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Shampoo Planet Paperback – May 1, 1993
"Enlightenment Now: The Case for Reason, Science, Humanism, and Progress"
Is the world really falling apart? Is the ideal of progress obsolete? Cognitive scientist and public intellectual Steven Pinker urges us to step back from the gory headlines and prophecies of doom, and instead, follow the data: In seventy-five jaw-dropping graphs, Pinker shows that life, health, prosperity, safety, peace, knowledge, and happiness are on the rise. Learn more
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From Publishers Weekly
This nicely balanced collection of 20 stories--most of them familiar--from the past 15 years was a Literary Guild selection in cloth.
Copyright 1993 Reed Business Information, Inc.
From Kirkus Reviews
Still a cultural pulse-taker, Coupland (Generation X, 1991) organizes his hip bromides and next-wave sententiousness into a rather humdrum narrative that's long on posturing, short on plot. Laughing at disaster, Coupland's post-post-baby-boomers rationalize the culture of constant change, self-reinvention, and immediate gratification. Tyler Johnson, the 20-year-old narrator whose ``memories begin with Ronald Reagan,'' is an apocalyptic entrepreneur, a hotel-motel studies major who believes wholeheartedly in a boundless future, one he hopes to see as an employee for a northwestern conglomerate presided over by his personal hero, the CEO author of Life at the Top. A smart and glib media savant, Tyler speaks ``telethon-ese'' with his girlfriend and dubs his room at home the ``modernarium.'' His mother, Jasmine, a hippie with armpit hair and a ``predilection for substance enthusiasts,'' represents everything that was wrong (in Tyler's view) about the Sixties. His grandparents, on the other hand, hoard their wealth and greedily pursue their pyramid sales scheme, marketing a cat food ``system.'' Meanwhile, Tyler's summer fling in Paris comes to haunt him. The haughty and selfish Stephanie, one of the ``low-ambition Euro-teens'' he met on vacation, convinces him to move to L.A. with her in pursuit of fame and riches. Their adventures on the road include a visit to the commune where Tyler was born and a nightmarish stay at his father's drug farm. In L.A., Tyler works a fast-food ``McJob,'' while Stephanie secretly finds a sugar-daddy. Chastened by his low-life in la-la-land, Tyler returns home, rewarded with a dream job and a happier family. This TV/computer/video-savvy fiction is a frank celebration of life as a series of theme parks. Coupland's social commentary is, at its worst, fortune-cookie profound and, at best, a gloss on the Zeitgeist. -- Copyright ©1992, Kirkus Associates, LP. All rights reserved. --This text refers to an out of print or unavailable edition of this title.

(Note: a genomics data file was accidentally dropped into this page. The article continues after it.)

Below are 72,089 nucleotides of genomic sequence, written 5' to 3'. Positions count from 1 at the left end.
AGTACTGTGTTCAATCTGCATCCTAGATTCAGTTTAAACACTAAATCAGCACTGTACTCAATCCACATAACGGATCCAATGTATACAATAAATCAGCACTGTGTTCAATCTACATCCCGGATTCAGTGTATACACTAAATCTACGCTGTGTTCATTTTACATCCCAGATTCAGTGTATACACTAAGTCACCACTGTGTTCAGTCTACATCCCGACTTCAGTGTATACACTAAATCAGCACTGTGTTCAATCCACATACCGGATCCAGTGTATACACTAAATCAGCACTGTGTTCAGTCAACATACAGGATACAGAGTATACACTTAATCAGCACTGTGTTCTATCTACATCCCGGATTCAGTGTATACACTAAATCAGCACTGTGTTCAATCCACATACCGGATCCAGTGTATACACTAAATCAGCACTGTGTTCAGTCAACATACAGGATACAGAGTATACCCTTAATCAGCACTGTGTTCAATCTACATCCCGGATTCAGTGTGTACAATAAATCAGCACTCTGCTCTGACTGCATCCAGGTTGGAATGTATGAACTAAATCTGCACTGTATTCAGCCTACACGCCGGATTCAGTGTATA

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This book is full of mall-rats, computer games geeks, French babes, hospitality and hotel management majors, defunct hippies, dysfunctional bankrupts...and it exposes a subtle tragedy underlying the modern American dream...
I the first part of the book to be a tad-bit-annoying as well because of the gluttony of made up products that are introduced in what I think was an attempt to capture the times and the pursuit of what would now be worthless products as the world jumped fully onto the consumption bandwagon. The trademark symbol made reading tedious at times, at least for me – probably because the book was published in 1992 and I read it last week.
I’m not sure the TM formula works today, which gave the first part a very dated feel that seemed to try too hard to be witty.
Casting my debatable opinion aside, the cast of characters we meet during Tyler’s path to figure out who he is, are intoxicating. Whether it is hippy mother, Jasmine, his siblings, the Kiwi guy in Paris, or his strength to escape, “Princess Stephanie,” a pampered girl from a rich French family eventually this cast drags you in and the second half of the book turns into a page-turning gem.
While reading it appeared that “Princess Stephanie” had a plan – and she executed it to perfection. She needed an accomplice which turned out to be Tyler. They took their show on the road from a rural small town (dying) in Washington State to Seattle and then eventually to LA... helping Tyler to escape being trapped in his upbringing.
The ending is tragic and uplifting at the same time.
I was a bit older than Tyler during the period the book was about. My experience was different – I didn’t grow up in a commune.
Tyler was only in his early twenties I don’t remember it being that urgent to define yourself at that age.
Anyway, overall, I enjoyed SHAMPOO PLANET. I’m just not sure what the point of fiction when life in the ‘NON’ world is real?
And of course Coupland's first two books also gained immeasurably from their pics..
I would recommend this book to anyone interested in how young people lived and thought in the early 1990s. As I said, it's a bit of an exaggerated satire, but is close enough to the truth to give you the flavor of the era of Jello dreads, Nirvana, and hackey sacks.